There’s been a lot of buzz about NFTs in recent days. NFT stands for non-fungible tokens on the blockchain that represents ownership of a digital item. The initial purpose of NFTs was to authenticate digital artwork but the tokens now serve as a medium for businesses and individuals to sell their art online.
In the last couple of months, the popularity of NFTs hit new highs. Notable examples include digital art by Beeple that sold for $6.6 million and the NYT’s column about NFTs that sold for $560,000. Needless to say, there is big money to made for artists that are able to commission their digital art at a hefty price.
However, NFTs do have their fair share of critics. The value of non-fungible tokens is down 70% since February and experts warn that the NFT bubble can burst at a moment’s notice. Moreover, as more people create their own digital art, the novelty and exclusivity of NFTs will soon wear off.
But this has not stopped companies from getting into the NFT game. Luxury art houses like Christie’s and fashion powerhouse LVMH (OTCMKTS:LVMUY), are selling their own NFTs. Not only does this serve as a new revenue stream for companies but it allows them to sell collectibles. Almost anything on the internet can be converted to an NFT.
Here’s a look at three companies dabbling in NFTs this year:
NFTs: Yum Brands (YUM)
Last month, Taco Bell was serving up more than just the physical version of its tacos. The fast-food chain created taco-themed GIFs that were sold on the NFT marketplace Rarible. Unsurprisingly, the demand for digital taco art was hot. Nearly 25 tokens (pieces of the art) sold out in under 30 minutes.
As reported by Business Insider, Taco Bell listed its art for $1 each and its resale value was as high as $3,000. The “Ever-Crunching Tacos” secured the highest bid.
The sale of the NFTs was backed by a philanthropic initiative. Taco Bell stated that 100% of the proceeds from the sale will be put towards its Live Mas scholarship. The fast-food company says that it might do another run of NFTs, but this still remains a rumor at best.
However, its foray into the digital art market is a sign that NFTs are going mainstream.
Athletic apparel and footwear giant Nike is among the companies dabbling with NFTs. But unlike the digital art that NFTs are famous for, Nike is using them as a patent for its footwear.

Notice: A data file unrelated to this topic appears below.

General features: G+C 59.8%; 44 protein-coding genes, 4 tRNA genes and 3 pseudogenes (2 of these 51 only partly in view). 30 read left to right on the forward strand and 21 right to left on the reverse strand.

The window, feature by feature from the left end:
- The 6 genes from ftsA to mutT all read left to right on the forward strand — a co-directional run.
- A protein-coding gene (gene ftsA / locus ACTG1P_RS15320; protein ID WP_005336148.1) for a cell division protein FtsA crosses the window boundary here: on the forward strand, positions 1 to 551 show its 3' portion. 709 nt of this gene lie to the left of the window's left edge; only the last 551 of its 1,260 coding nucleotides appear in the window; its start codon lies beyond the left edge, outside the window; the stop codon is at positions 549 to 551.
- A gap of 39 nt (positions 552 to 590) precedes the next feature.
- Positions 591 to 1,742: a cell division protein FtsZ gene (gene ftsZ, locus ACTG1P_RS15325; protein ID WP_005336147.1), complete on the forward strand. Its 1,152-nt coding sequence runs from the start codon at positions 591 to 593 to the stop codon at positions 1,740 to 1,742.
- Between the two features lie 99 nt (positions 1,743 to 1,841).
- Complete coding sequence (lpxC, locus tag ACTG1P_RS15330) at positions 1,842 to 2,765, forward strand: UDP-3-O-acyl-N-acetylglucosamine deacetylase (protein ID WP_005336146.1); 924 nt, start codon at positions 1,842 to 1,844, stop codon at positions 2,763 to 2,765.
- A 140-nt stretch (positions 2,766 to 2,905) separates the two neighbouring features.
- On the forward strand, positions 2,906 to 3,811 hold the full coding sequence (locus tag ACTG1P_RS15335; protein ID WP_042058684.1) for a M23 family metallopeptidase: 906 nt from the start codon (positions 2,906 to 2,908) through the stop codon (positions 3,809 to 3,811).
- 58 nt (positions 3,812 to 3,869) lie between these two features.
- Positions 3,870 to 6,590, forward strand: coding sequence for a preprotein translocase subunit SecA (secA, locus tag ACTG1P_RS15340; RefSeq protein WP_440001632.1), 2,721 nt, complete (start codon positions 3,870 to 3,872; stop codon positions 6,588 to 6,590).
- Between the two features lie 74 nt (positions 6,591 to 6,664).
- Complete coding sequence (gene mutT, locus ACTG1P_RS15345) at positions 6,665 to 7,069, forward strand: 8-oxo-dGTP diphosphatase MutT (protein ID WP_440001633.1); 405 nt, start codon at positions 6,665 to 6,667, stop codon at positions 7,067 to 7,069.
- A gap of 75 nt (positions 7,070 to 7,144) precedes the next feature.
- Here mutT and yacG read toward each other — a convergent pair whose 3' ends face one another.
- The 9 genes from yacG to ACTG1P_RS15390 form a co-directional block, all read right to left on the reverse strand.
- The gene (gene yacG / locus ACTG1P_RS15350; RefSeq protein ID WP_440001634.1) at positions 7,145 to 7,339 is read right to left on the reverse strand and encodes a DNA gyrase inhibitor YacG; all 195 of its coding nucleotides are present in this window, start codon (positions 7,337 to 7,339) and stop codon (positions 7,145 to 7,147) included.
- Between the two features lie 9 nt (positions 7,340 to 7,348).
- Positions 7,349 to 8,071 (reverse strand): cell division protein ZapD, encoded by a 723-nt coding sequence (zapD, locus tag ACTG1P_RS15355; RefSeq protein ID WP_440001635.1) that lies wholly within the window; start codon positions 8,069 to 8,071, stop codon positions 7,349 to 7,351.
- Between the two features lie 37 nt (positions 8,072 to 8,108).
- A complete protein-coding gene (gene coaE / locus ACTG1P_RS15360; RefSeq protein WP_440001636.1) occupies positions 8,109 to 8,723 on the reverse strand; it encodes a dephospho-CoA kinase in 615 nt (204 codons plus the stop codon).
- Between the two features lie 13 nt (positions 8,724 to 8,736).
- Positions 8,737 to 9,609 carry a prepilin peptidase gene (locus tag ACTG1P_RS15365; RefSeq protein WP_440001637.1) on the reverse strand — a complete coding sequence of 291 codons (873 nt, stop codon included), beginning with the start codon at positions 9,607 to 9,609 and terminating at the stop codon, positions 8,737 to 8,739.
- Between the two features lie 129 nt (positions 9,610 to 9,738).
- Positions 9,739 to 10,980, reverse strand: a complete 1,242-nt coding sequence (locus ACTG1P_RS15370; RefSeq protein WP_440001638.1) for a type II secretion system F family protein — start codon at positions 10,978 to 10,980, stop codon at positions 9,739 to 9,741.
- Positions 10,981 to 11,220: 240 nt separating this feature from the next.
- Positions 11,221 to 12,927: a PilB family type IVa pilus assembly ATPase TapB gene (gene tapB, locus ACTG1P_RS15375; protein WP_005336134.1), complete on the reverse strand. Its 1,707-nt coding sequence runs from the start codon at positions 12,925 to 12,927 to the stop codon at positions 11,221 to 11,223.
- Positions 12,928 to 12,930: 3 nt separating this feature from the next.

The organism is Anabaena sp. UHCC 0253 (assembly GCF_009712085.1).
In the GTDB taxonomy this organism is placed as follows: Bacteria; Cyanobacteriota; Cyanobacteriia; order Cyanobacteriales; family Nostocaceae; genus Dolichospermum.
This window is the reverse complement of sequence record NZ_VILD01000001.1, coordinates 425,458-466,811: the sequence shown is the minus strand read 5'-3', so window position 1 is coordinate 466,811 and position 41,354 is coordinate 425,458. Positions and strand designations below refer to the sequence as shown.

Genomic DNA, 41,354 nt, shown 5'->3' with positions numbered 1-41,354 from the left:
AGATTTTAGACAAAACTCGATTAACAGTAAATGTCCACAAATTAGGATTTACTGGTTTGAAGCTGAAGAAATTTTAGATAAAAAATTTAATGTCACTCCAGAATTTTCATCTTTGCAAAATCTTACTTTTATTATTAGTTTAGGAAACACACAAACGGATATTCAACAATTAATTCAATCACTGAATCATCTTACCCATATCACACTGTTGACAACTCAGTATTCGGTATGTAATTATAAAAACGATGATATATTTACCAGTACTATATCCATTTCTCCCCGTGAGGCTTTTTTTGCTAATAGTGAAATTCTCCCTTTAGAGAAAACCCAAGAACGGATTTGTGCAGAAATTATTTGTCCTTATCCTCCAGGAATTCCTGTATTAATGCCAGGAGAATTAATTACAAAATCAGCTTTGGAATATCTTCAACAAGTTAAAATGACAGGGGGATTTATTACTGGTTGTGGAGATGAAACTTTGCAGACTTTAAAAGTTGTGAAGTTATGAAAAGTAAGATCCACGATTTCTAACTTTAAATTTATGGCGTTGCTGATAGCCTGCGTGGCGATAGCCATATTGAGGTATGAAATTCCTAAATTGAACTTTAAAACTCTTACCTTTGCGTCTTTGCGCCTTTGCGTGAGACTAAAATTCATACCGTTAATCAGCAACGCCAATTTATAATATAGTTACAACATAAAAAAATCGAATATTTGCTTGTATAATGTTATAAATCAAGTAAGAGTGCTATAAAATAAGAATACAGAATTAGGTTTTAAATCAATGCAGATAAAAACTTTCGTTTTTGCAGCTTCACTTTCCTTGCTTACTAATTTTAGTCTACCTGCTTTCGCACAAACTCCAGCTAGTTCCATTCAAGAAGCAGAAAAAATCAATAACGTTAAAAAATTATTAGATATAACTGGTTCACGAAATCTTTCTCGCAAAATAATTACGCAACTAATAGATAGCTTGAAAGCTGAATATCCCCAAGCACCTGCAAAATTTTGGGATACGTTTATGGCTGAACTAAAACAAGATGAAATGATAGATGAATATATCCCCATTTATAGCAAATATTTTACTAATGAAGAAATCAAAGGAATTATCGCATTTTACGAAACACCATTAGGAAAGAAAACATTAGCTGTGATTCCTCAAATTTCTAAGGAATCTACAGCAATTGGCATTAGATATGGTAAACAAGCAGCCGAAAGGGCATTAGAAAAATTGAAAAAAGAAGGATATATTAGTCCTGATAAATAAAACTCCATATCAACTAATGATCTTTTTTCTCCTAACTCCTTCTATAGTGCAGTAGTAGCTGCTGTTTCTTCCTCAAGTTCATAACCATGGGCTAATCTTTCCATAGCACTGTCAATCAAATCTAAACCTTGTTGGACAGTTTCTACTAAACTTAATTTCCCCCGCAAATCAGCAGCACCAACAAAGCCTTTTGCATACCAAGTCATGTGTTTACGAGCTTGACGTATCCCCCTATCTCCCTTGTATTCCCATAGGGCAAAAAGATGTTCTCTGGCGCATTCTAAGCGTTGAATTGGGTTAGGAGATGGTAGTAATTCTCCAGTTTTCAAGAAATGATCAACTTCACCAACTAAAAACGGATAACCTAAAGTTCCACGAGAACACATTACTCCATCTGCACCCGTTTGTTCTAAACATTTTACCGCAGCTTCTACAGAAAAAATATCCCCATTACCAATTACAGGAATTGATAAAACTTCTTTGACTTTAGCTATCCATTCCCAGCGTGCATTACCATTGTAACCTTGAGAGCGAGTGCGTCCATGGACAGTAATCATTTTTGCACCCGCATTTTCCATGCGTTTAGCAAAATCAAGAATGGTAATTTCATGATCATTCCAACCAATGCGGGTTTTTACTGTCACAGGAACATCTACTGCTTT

Labeled the Cryptokick, this NFT removes barriers between the physical and digital world. Essentially, the NFT of the shoe is linked to its physical counterpart, When a customer buys a physical shoe, a digital version of the shoe will be made available in their “virtual locker.” So, if you were to sell your physical shoe, the sale will be mirrored in the digital realm as well. The virtual shoe can change characteristics or crossbreed as well.
Nike’s use of NFTs is truly novel because it serves as a digital collectible of the shoes a person owns. In addition to this, Cryptokick holders can use their tokens in video games or participate in online sneaker forums.
NFTs may have started as a token to represent traditional forms of art but Nike’s Cryptokick is proof that digital fashion could very well be the next big thing.
NFTs: Warner Music Group (WMG)
Another area of NFTs worth exploring is digital music. The music world first heard of NFTs when the cat-collecting game, CryptoKitties blew up in 2017.
Dapper Labs, the company behind the name, created cat-collectible merchandise in collaboration with WMG. The company recently announced that it will release two new characters inspired by Muse’s album Simulation Theory as part of this series.
According to Shara Senderoff, president of the firm Raise in Space, NFTs will blow up in the music industry. Senderoff says that people are always looking for alternatives to traditional financial instruments, making NFTs a viable choice.
Adding to this the digital tokens also provide a revenue stream for a middle class of artists who are not represented on the publishing side. Fans of the artists on the other hand now have the opportunity to explore their fandom through various avenues.
On the date of publication, Divya Premkumar did not have (either directly or indirectly) any positions in any of the securities mentioned in this article.
Divya Premkumar has a finance degree from the University of Houston, Texas. She is a financial writer and analyst who has written stories on various financial topics from investing to personal finance. Divya has been writing for InvestorPlace since 2020.